What is the South African Bill of Rights?

In this video, we explain what Chapter 2 of our Constitution, the South African Bill of Rights, entails.

Human rights were systematically violated under Apartheid. The Bill of Rights breaks with that past. It shields us from abuse by the state, but also instructs the state to protect and assist us, particularly when we are marginalised or vulnerable. It safeguards the rights of all people in the country and is binding on the legislature, the executive, the judiciary and all organs of state.

The Bill of Rights is contained in Chapter 2 of our Constitution. It outlines different groups of human rights. The basic rights include the rights to equality, dignity and life. Civil rights are for example the right to freedom and security of the person and the right to privacy. There are political rights, like the right to start, or join, a political party, the right to vote, and to stand for election. Some rights deal with socio-economic issues. These include the rights to housing, health-care, food, water, education, and social security.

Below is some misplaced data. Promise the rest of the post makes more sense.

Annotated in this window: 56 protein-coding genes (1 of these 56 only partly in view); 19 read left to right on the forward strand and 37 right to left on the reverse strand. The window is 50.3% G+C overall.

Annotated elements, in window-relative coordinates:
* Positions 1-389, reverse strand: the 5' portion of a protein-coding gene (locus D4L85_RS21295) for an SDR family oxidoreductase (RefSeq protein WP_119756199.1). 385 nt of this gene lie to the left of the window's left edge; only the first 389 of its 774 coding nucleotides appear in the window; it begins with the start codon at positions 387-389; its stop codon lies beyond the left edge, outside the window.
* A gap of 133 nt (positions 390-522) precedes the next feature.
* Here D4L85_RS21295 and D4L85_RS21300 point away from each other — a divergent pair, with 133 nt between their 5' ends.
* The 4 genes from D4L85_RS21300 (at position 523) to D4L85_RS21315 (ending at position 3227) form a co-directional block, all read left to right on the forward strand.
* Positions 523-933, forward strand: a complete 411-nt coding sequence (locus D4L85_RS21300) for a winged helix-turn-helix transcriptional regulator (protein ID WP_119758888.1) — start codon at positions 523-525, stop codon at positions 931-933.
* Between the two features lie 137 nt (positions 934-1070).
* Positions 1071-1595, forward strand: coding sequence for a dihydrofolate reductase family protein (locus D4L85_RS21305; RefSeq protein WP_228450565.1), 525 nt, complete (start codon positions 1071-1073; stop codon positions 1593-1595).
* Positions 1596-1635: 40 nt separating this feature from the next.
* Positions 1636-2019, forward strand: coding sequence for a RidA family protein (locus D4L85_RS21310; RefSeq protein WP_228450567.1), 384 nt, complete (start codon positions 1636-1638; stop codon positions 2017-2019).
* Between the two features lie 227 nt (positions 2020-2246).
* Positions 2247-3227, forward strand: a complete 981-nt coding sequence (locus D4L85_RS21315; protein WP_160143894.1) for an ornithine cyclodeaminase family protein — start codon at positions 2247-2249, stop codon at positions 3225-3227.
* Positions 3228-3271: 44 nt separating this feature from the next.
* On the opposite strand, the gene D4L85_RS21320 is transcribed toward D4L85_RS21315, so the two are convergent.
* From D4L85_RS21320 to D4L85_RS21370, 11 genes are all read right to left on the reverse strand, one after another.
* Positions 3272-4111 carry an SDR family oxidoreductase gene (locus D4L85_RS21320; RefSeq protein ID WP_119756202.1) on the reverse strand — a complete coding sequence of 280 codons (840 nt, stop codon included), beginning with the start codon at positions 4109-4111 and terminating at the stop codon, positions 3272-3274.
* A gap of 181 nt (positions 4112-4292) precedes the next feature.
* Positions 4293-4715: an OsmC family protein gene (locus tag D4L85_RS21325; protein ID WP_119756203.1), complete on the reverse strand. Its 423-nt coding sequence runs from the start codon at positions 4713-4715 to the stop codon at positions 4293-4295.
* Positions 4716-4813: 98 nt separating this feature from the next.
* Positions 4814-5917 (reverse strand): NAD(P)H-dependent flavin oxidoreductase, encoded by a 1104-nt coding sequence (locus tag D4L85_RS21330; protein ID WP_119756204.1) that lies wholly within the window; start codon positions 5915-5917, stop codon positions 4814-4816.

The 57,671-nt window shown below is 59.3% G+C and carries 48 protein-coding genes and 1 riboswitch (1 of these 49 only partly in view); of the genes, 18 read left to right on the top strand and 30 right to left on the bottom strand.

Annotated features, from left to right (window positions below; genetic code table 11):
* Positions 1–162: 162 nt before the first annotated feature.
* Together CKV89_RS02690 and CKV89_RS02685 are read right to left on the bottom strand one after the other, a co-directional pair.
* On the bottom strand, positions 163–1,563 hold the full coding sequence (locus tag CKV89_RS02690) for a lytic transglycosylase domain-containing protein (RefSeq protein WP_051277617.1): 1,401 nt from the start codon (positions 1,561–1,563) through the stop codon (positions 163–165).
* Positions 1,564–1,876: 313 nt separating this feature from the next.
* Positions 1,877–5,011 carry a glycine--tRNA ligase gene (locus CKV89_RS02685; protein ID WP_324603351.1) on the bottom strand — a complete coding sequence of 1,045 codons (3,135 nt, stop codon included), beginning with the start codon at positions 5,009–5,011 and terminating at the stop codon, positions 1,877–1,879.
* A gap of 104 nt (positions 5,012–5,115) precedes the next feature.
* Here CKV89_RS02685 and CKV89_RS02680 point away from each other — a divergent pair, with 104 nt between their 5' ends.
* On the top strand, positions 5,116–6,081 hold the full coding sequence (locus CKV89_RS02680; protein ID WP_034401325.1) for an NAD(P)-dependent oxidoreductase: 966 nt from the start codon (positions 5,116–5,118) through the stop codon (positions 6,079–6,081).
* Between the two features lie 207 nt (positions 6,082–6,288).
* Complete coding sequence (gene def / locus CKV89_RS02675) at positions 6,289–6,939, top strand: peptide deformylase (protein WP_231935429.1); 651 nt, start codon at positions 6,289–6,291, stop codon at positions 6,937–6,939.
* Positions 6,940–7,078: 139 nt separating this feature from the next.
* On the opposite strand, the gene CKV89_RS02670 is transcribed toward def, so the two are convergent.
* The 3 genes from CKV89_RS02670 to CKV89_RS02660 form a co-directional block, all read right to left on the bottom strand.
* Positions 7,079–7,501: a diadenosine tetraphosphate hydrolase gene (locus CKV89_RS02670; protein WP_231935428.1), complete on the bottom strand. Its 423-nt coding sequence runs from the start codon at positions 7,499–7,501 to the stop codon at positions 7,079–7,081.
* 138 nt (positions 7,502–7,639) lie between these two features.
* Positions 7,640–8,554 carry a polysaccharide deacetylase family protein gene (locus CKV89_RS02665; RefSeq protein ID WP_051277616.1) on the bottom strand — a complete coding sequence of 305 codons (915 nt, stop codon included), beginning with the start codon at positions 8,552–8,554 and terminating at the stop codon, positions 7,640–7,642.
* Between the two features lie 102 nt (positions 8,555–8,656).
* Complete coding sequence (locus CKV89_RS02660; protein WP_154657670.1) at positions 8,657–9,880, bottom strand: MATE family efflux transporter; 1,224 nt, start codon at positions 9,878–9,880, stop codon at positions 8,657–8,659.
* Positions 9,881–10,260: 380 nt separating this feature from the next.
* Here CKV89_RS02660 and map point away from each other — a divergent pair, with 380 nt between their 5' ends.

Being vulnerable, children have special rights, such as the right to a name, nationality, care, nutrition, shelter, health-care and protection from abuse. Under Apartheid, land was taken from black people. The property clause is a special right and has both, a civil and a socio-economic dimension.

The Bill of Rights also protects cultural rights: the right to use a language of your choice and to practice your culture, as long as the rights of others are respected.

Most of these rights are not absolute: my right to swing my arm ends where your nose begins! So there is a limitation clause included in the Bill of Rights, stipulating rules for when the government is allowed to limit rights. Rights may only be limited by law; there must be a good purpose for the limitation; it must be reasonable; and the limitation must be the least restrictive way of achieving the purpose.